The V-Spot: Babe Needs to Break Up

Dear Yana,

I want to break up with my boyfriend of a few years. As we both near 30 I’m getting clearer that he’s just not the guy for me.

But here’s the thing: We live together. We have a lease together. We share a car and a cat and just have so many logistical ties to each other that I’m having a really hard time figuring out a way to break up with him that makes everything as easy as possible.

I know that in the end we’re going to break up, but the timing just seems so hard. Do you have any suggestions for when or how I might find an opening to do it at the right time?

Babe Needs to Break Up

Dear BnB,

When it comes to ending relationships of course we’d all like to make the break as clean as possible, but the nature of break-ups is that, ultimately, something needs to end up broken. Cracks, fractures, and snaps are rarely successfully made without leaving behind at least one jagged edge. Putting effort into avoiding them completely is usually effort wasted. This doesn’t mean that there aren’t ways to break up well and lessen the damage, but coming to grips that things will be messy by design will save you some sweat.

I always find myself surprised at how, toward the end of a relationship, the things you loved most about your partner at the beginning can be the most toxic aspects of them at the end. Organized and driven becomes controlling and anal-retentive; Refreshing spontaneity becomes predictable irresponsibility; Sassy flirtation looks like a wandering eye, etc.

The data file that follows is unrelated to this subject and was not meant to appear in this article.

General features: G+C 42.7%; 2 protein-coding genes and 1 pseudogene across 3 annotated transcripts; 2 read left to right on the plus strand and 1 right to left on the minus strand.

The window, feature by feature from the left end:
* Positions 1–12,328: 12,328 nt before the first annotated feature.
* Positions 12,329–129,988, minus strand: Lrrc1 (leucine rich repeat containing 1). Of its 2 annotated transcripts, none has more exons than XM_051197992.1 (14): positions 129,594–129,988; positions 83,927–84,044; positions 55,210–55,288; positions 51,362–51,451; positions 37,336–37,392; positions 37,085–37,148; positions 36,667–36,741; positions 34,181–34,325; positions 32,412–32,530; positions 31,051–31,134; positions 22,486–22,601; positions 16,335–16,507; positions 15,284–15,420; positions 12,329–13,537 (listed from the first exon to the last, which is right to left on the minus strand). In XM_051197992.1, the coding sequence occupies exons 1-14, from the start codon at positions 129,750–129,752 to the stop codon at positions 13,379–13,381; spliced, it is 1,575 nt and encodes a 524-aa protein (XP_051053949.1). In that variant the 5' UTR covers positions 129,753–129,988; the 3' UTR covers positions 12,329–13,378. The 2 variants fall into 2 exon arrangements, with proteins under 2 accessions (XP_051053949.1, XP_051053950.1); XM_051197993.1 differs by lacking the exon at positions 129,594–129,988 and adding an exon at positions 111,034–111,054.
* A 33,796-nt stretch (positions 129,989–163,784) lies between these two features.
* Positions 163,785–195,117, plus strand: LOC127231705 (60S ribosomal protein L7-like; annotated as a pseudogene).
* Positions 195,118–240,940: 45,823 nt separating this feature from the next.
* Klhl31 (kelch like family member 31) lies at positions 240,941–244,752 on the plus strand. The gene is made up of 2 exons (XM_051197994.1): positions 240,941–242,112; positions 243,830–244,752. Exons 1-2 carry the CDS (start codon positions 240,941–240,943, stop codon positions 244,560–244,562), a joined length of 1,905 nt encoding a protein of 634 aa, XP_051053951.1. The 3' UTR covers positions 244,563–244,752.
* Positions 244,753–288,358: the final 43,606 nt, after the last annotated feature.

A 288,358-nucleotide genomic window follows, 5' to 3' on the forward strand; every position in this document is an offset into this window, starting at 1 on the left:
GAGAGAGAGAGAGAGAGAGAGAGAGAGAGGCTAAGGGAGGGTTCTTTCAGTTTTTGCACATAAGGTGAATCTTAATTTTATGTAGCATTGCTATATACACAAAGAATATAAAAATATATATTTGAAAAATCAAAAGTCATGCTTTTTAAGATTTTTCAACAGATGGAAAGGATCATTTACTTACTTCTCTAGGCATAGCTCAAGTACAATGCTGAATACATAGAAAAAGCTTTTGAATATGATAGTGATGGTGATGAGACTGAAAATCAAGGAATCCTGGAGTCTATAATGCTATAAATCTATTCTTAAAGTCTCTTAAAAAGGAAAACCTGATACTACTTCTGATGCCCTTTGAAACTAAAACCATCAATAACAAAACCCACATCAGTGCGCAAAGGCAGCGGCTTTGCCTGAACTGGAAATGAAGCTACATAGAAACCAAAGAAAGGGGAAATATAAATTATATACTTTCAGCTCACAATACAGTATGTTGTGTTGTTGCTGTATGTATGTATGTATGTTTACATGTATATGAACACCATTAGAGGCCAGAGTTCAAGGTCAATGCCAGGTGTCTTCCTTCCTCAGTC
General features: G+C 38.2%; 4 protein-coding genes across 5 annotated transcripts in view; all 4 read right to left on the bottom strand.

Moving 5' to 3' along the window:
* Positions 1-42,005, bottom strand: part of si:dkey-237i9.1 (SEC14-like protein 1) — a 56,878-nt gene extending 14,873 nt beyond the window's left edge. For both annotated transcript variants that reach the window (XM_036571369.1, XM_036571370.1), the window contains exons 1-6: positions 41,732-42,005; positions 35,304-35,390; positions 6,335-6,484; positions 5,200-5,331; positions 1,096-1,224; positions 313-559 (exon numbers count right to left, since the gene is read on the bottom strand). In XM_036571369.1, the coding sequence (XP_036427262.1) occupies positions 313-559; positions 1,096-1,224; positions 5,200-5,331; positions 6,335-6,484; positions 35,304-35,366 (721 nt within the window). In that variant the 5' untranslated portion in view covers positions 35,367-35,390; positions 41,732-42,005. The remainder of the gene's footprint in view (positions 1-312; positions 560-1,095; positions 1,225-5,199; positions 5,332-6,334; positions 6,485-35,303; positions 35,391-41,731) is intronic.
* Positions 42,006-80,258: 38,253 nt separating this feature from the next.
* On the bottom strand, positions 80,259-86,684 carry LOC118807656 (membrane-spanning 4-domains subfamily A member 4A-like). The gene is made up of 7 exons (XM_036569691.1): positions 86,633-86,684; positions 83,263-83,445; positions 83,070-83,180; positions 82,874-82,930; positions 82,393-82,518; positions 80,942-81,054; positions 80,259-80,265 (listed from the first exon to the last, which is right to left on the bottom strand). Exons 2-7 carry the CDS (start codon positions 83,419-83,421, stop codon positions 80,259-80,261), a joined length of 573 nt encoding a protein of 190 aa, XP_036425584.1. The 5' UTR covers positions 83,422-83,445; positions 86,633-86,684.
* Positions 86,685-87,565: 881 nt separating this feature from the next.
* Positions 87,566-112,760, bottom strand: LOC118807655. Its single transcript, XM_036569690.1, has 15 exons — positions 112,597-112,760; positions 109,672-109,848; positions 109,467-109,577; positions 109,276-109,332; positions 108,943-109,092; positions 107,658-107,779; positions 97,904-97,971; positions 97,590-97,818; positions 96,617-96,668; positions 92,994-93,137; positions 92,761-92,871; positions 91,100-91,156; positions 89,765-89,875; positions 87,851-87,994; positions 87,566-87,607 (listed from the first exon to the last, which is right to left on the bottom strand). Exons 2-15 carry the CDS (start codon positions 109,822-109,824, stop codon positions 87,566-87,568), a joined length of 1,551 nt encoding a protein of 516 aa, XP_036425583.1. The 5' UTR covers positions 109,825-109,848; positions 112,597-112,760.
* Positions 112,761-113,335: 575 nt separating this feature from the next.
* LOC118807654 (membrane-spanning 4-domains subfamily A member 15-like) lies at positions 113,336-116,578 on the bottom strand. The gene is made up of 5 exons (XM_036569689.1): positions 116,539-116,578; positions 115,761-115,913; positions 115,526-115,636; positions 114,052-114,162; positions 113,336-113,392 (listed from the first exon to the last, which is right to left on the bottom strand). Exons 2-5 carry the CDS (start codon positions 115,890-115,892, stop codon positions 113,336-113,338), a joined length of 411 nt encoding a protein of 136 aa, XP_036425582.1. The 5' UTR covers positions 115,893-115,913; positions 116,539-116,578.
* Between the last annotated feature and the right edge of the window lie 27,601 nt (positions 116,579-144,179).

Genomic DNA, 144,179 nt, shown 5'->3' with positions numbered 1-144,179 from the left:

The first step to breaking up well is remembering that your partner doesn’t need to be the undesirable bad guy in order to justify your decision to break up. Break-ups are allowed without projection.

Second, build compassion into your split by self-reflecting honestly about what your contributions to the problems have been and own up to them. This doesn’t mean shouldering the blame to protect your partner or distract from your decision to end it. Rather, just as you both contributed to making your relationship great, you’ve also both contributed to its — in your case, BnB, slow-and-calculated — demise.

Finally, the best way to break up with someone is to break up with them. While it appeals to the type-A folks like you and me to lay the best exit strategy possible before letting on to a break up, waking up one day to tell your sweetie over breakfast “I’m breaking up with you today as it’s the last day of our lease, today’s date is equidistant from both of our birthdays, and I’ve set the cat free in the ultimate act of conflict-avoidance because it’s easier than discussing our heartbreak. Okay, bye” before the toast even cools isn’t sparing anyone pain.

You’re allowed to state clearly to your boyfriend that you want to end your relationship. Just as you negotiated the progression of your relationship from first date to moving in, negotiate how you are going to end your relationship such as who is staying, who is going, who has the resources to do one or the other, and what this awkward in-between time is going to look like for two independent adults without releasing poor Whiskers out into the wild.

Easy, right? Of course not! Breaking up is painful work. But avoiding it, prolonging it, and secretly plotting it isn’t going to save you from it. Lean into the work with care and compassion and know eventually you both will come out on the other side.

P.S. This advice assumes a certain level of safety and power balance in your relationship. If negotiating the end of your relationship is not a safe option due to violence or abuse, visit Safe Passage at for professional assistance on removing yourself from an unsafe relationship.

Yana Tallon-Hicks is a pleasure-positive sex writer and educator living in the Pioneer Valley. She has a website bursting with sex advice, resources, and workshops at

Yana Tallon-Hicks

Author: Yana Tallon-Hicks

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